I ordered a sandwich at my local lunch counter the other day and the guy asked me what kind of bread I wanted: "White, whole wheat or focaccia," the latter a flattish white bread topped with what appeared to be sliced tomatoes, onions, cheese and lord knows what else.
In going public with these kinds of complaints, there's always a danger of coming off all Andy Rooney-ish. I'm neither that old nor that perturbed. So I'm going to take the high road, praising true focaccia without stooping to condemn "focaccia bread." I'll leave it up to you to decide which you prefer. And I know you'll do the right thing.
Real focaccia is a lot closer to pizza than it is to anything that could be used to make a sandwich. In fact, if you imagine a slightly thicker, crisp-crusted, rectangular pizza with very restrained toppings, you're just about there.
But although pizza can stand in for a full meal, focaccia is more of a snack, or at most an appetizer. In Italy, it's a popular walking-around food.
Also, although cold pizza may have a certain raffish charm, focaccia really needs to be eaten when it's hot to be at its best. It stales very quickly. Though I'm enjoying the slice of focaccia topped with Gorgonzola that I'm eating for lunch while writing this, in no way is it nearly as good as it was last night right out of the oven.
Then, I served it with Champagne to start a dinner party. Served warm, the crust was crisp while the interior, rich with olive oil, was tender. The cheese had melted and browned, and the flavor was much more mellow than you might expect from a blue. The whole thing was deeply savory and made a perfect foil served alongside radishes from the garden and some thinly sliced dried sausage.
It was also really easy to make because, thanks to a couple of weeks of focaccia experiments, I had a blob of already-made dough sitting in the freezer. After defrosting, I just stretched it into a well-oiled jellyroll pan (a generous hand with the olive oil gives a crisper crust), then scattered a half pound of crumbled Gorgonzola on top and baked it. That was all there was to it.
Most focaccias aren't any more complicated than that, because the toppings tend to the austere. Thinly sliced onions drizzled with olive oil, pitted olives, cubed pancetta with a scattering of rosemary leaves — to complicate a focaccia topping is to misunderstand its elemental appeal.
But don't mistake simplicity for lack of flavor. My favorite focaccia is topped with nothing more than good olive oil and coarse salt. Made the Genovese way — with plenty of olive oil and white wine in the crust — it's so delicious I could eat it all day.
Of the half dozen recipes I tried, my favorite comes from Carol Field. For those of you who love Italian cooking, that probably will come as no surprise, as her "The Italian Baker," published more than 25 years ago, is still the definitive book on Italian breads.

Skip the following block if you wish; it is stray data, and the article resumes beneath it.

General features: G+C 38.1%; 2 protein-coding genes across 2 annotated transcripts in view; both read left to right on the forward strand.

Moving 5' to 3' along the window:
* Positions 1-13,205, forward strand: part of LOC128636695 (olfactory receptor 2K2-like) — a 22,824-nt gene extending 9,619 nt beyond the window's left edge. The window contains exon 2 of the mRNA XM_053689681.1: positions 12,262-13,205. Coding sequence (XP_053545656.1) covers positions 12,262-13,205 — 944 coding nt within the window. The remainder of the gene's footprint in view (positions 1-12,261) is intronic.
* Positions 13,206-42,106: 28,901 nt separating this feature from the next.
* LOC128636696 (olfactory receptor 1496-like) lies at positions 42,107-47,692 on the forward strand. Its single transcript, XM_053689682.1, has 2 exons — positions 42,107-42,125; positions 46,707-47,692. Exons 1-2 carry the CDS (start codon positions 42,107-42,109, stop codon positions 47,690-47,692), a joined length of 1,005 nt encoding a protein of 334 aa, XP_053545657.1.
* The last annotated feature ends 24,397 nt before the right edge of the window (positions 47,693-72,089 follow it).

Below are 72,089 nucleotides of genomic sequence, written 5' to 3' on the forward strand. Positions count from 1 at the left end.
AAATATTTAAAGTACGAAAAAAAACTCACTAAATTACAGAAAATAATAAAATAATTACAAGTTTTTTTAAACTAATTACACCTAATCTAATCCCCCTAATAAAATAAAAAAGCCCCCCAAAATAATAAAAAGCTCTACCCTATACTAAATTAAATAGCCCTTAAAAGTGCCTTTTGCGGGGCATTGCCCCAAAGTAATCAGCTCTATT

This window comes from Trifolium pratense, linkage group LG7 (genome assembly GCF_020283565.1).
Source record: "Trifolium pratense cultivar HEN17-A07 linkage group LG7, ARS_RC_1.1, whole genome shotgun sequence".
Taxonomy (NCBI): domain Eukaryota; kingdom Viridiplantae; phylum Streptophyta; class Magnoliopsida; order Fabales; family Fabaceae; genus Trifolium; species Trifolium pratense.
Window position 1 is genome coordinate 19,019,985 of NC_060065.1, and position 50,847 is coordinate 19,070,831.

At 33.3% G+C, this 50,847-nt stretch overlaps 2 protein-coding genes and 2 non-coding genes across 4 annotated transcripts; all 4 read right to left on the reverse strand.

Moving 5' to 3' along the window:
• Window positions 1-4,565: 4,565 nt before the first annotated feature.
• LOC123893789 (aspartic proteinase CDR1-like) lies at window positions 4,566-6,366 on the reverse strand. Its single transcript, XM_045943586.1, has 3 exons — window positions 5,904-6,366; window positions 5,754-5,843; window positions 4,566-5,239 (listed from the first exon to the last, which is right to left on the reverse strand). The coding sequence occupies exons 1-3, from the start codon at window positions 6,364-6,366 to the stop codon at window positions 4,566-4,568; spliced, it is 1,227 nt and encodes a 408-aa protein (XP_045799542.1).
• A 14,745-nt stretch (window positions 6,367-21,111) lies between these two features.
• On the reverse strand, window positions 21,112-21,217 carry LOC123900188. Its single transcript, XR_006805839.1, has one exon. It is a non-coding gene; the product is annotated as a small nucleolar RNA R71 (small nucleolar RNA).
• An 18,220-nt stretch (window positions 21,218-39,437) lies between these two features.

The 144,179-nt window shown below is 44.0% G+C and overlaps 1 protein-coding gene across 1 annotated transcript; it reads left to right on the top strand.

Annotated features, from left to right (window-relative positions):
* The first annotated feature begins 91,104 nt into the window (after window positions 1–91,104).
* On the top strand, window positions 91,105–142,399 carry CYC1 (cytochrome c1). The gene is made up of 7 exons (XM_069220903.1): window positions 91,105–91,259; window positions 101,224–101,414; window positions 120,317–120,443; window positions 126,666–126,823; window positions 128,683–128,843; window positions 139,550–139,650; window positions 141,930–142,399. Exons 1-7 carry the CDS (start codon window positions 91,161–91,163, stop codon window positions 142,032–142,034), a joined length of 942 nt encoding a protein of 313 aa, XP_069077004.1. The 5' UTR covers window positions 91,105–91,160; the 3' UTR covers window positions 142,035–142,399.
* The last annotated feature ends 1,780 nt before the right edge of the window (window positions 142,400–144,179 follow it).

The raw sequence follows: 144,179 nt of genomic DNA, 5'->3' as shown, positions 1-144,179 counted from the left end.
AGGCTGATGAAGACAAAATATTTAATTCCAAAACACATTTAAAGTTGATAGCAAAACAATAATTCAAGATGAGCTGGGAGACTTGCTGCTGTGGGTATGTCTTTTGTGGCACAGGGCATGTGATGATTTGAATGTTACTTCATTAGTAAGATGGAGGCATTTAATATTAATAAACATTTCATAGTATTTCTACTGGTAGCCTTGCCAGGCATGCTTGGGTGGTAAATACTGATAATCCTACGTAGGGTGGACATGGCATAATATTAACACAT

This recipe is from a small book she did 15 years ago called simply "Focaccia." The dough's easy to make and very silky to work with. Even better, unlike many focaccia recipes, it doesn't require an overnight rise, so you can knock it together with a minimum of forethought — always a plus at my house, where meal planning tends to go on an hour-by-hour basis.
Ornamenting this focaccia with a topping of some sort would obscure its main pleasures: the crunchy crust and the pure flavors of olive oil, wheat and salt. For focaccia that will be topped, I prefer a plainer dough, such as the one Peter Reinhart includes in his ode to pizza, "American Pie."
While Field's book is based in the first wave of artisanal home bread baking, Reinhart's is right up to the cutting edge. His focaccia is based on one of those "retarded" doughs — refrigerated overnight to slow the fermentation and allow a longer period of enzymatic action, resulting in more complex flavors. He also uses a minimum of handling to keep from deflating the dough. And stylistically his focaccia is thicker and "breadier" than Field's.
Focaccia doughs in general tend to be fairly fluid — particularly if you're used to making heartier breads. Bread bakers talk about percentage of hydration — the ratio of water to flour. While most bread doughs are around 60%, focaccias generally run 70% and higher. I even tested one that was more than 100%.
Doughs this wet feel almost like batters, but that is the secret to focaccia's delicious crispness. It also facilitates the shaping. If you've struggled stretching out perfect pizza rounds, focaccia will be a welcome relief. Essentially, all you do is spread the dough into a jellyroll pan. If it doesn't fit perfectly at first, just set it aside for a couple of minutes to let the dough rest and it shouldn't give you any more trouble.
After it's stretched, dimple the dough by lightly tapping it all over with your fingertips. Remember, you're dimpling, not indenting, and certainly not piercing. After a second rise, dimple lightly again and you're ready to top and bake.
There are a couple of other things that help make a crisper crust. Bake the focaccia on a pizza stone set on a rack in the middle of the oven. And slide a pan of water onto the floor of the oven to help with crispness and improve "oven spring" — that final rise that happens after the bread starts to bake.
The bread is done when it is well-browned on top and on the bottom. If you oiled the pan sufficiently, you should be able to use a spatula to lift a corner of the bread to see. Let it cool for just a couple of minutes, and then cut it into slabs.
Just out of the oven, the crust gives off a warm fragrance of good olive oil. It crunches lightly when you bite into it, but the interior is still tender and just chewy enough to be interesting. The salt adds a sharp contrast.
Eat it as a snack, serve it as an appetizer, however you like. But if you turn it into a sandwich, I don't want to know about it.